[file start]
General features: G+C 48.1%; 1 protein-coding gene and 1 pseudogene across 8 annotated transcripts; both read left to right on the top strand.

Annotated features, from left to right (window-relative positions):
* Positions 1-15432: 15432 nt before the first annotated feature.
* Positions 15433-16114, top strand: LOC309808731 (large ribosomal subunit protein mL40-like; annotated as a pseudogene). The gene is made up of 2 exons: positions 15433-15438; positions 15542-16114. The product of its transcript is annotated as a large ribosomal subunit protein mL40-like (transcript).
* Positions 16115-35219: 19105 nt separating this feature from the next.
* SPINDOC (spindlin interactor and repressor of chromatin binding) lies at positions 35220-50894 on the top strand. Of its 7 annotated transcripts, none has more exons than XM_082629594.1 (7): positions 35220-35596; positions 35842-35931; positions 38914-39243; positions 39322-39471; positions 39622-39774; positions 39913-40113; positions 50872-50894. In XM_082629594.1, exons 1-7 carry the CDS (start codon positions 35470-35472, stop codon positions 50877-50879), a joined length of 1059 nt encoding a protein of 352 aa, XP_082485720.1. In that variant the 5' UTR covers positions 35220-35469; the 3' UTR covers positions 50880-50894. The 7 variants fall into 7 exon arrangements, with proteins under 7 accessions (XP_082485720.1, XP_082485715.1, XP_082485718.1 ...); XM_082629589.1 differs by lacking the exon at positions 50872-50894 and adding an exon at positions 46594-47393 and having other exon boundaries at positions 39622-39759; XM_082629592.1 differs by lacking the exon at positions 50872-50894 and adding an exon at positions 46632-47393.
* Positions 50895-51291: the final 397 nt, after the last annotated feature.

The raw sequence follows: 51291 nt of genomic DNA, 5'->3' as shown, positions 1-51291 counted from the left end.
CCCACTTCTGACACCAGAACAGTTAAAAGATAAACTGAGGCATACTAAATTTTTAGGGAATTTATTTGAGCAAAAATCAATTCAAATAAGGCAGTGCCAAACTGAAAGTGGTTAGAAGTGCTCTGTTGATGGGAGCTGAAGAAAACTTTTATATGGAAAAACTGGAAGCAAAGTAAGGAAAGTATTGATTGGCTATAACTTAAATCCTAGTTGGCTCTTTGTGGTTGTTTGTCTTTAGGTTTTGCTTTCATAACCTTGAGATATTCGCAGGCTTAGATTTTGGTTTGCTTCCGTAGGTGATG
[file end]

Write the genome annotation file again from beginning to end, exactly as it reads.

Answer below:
General features: G+C 48.1%; 1 protein-coding gene and 1 pseudogene across 8 annotated transcripts; both read left to right on the top strand.

Annotated features, from left to right (window-relative positions):
* Positions 1-15432: 15432 nt before the first annotated feature.
* Positions 15433-16114, top strand: LOC309808731 (large ribosomal subunit protein mL40-like; annotated as a pseudogene). The gene is made up of 2 exons: positions 15433-15438; positions 15542-16114. The product of its transcript is annotated as a large ribosomal subunit protein mL40-like (transcript).
* Positions 16115-35219: 19105 nt separating this feature from the next.
* SPINDOC (spindlin interactor and repressor of chromatin binding) lies at positions 35220-50894 on the top strand. Of its 7 annotated transcripts, none has more exons than XM_082629594.1 (7): positions 35220-35596; positions 35842-35931; positions 38914-39243; positions 39322-39471; positions 39622-39774; positions 39913-40113; positions 50872-50894. In XM_082629594.1, exons 1-7 carry the CDS (start codon positions 35470-35472, stop codon positions 50877-50879), a joined length of 1059 nt encoding a protein of 352 aa, XP_082485720.1. In that variant the 5' UTR covers positions 35220-35469; the 3' UTR covers positions 50880-50894. The 7 variants fall into 7 exon arrangements, with proteins under 7 accessions (XP_082485720.1, XP_082485715.1, XP_082485718.1 ...); XM_082629589.1 differs by lacking the exon at positions 50872-50894 and adding an exon at positions 46594-47393 and having other exon boundaries at positions 39622-39759; XM_082629592.1 differs by lacking the exon at positions 50872-50894 and adding an exon at positions 46632-47393.
* Positions 50895-51291: the final 397 nt, after the last annotated feature.

The raw sequence follows: 51291 nt of genomic DNA, 5'->3' as shown, positions 1-51291 counted from the left end.
CCCACTTCTGACACCAGAACAGTTAAAAGATAAACTGAGGCATACTAAATTTTTAGGGAATTTATTTGAGCAAAAATCAATTCAAATAAGGCAGTGCCAAACTGAAAGTGGTTAGAAGTGCTCTGTTGATGGGAGCTGAAGAAAACTTTTATATGGAAAAACTGGAAGCAAAGTAAGGAAAGTATTGATTGGCTATAACTTAAATCCTAGTTGGCTCTTTGTGGTTGTTTGTCTTTAGGTTTTGCTTTCATAACCTTGAGATATTCGCAGGCTTAGATTTTGGTTTGCTTCCGTAGGTGATG